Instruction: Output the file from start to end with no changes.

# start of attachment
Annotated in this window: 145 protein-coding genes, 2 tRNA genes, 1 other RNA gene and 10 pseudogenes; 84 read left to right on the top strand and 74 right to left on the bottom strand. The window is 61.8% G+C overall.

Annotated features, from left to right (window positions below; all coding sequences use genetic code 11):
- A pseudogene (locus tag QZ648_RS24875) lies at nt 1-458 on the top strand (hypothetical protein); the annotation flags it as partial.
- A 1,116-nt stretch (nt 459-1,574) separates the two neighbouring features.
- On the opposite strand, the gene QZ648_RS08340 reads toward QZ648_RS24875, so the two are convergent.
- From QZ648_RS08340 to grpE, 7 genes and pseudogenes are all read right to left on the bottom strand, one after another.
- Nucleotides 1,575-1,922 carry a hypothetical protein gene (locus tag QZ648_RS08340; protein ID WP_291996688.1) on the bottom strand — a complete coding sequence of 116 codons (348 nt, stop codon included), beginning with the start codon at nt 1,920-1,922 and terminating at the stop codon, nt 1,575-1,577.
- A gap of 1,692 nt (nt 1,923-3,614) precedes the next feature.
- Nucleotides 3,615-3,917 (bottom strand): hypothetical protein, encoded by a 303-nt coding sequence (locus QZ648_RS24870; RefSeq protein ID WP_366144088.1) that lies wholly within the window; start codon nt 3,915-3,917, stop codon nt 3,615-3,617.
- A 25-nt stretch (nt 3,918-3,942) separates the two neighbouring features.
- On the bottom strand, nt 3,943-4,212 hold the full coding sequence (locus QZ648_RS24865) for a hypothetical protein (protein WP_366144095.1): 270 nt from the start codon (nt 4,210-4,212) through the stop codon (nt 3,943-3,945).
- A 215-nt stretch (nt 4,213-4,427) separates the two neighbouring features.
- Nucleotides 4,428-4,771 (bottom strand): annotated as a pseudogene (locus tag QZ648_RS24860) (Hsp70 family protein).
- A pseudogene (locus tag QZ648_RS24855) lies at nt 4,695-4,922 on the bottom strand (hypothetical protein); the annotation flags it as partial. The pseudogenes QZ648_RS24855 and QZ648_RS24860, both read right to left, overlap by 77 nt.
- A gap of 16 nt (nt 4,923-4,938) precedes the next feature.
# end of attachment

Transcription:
Annotated in this window: 145 protein-coding genes, 2 tRNA genes, 1 other RNA gene and 10 pseudogenes; 84 read left to right on the top strand and 74 right to left on the bottom strand. The window is 61.8% G+C overall.

Annotated features, from left to right (window positions below; all coding sequences use genetic code 11):
- A pseudogene (locus tag QZ648_RS24875) lies at nt 1-458 on the top strand (hypothetical protein); the annotation flags it as partial.
- A 1,116-nt stretch (nt 459-1,574) separates the two neighbouring features.
- On the opposite strand, the gene QZ648_RS08340 reads toward QZ648_RS24875, so the two are convergent.
- From QZ648_RS08340 to grpE, 7 genes and pseudogenes are all read right to left on the bottom strand, one after another.
- Nucleotides 1,575-1,922 carry a hypothetical protein gene (locus tag QZ648_RS08340; protein ID WP_291996688.1) on the bottom strand — a complete coding sequence of 116 codons (348 nt, stop codon included), beginning with the start codon at nt 1,920-1,922 and terminating at the stop codon, nt 1,575-1,577.
- A gap of 1,692 nt (nt 1,923-3,614) precedes the next feature.
- Nucleotides 3,615-3,917 (bottom strand): hypothetical protein, encoded by a 303-nt coding sequence (locus QZ648_RS24870; RefSeq protein ID WP_366144088.1) that lies wholly within the window; start codon nt 3,915-3,917, stop codon nt 3,615-3,617.
- A 25-nt stretch (nt 3,918-3,942) separates the two neighbouring features.
- On the bottom strand, nt 3,943-4,212 hold the full coding sequence (locus QZ648_RS24865) for a hypothetical protein (protein WP_366144095.1): 270 nt from the start codon (nt 4,210-4,212) through the stop codon (nt 3,943-3,945).
- A 215-nt stretch (nt 4,213-4,427) separates the two neighbouring features.
- Nucleotides 4,428-4,771 (bottom strand): annotated as a pseudogene (locus tag QZ648_RS24860) (Hsp70 family protein).
- A pseudogene (locus tag QZ648_RS24855) lies at nt 4,695-4,922 on the bottom strand (hypothetical protein); the annotation flags it as partial. The pseudogenes QZ648_RS24855 and QZ648_RS24860, both read right to left, overlap by 77 nt.
- A gap of 16 nt (nt 4,923-4,938) precedes the next feature.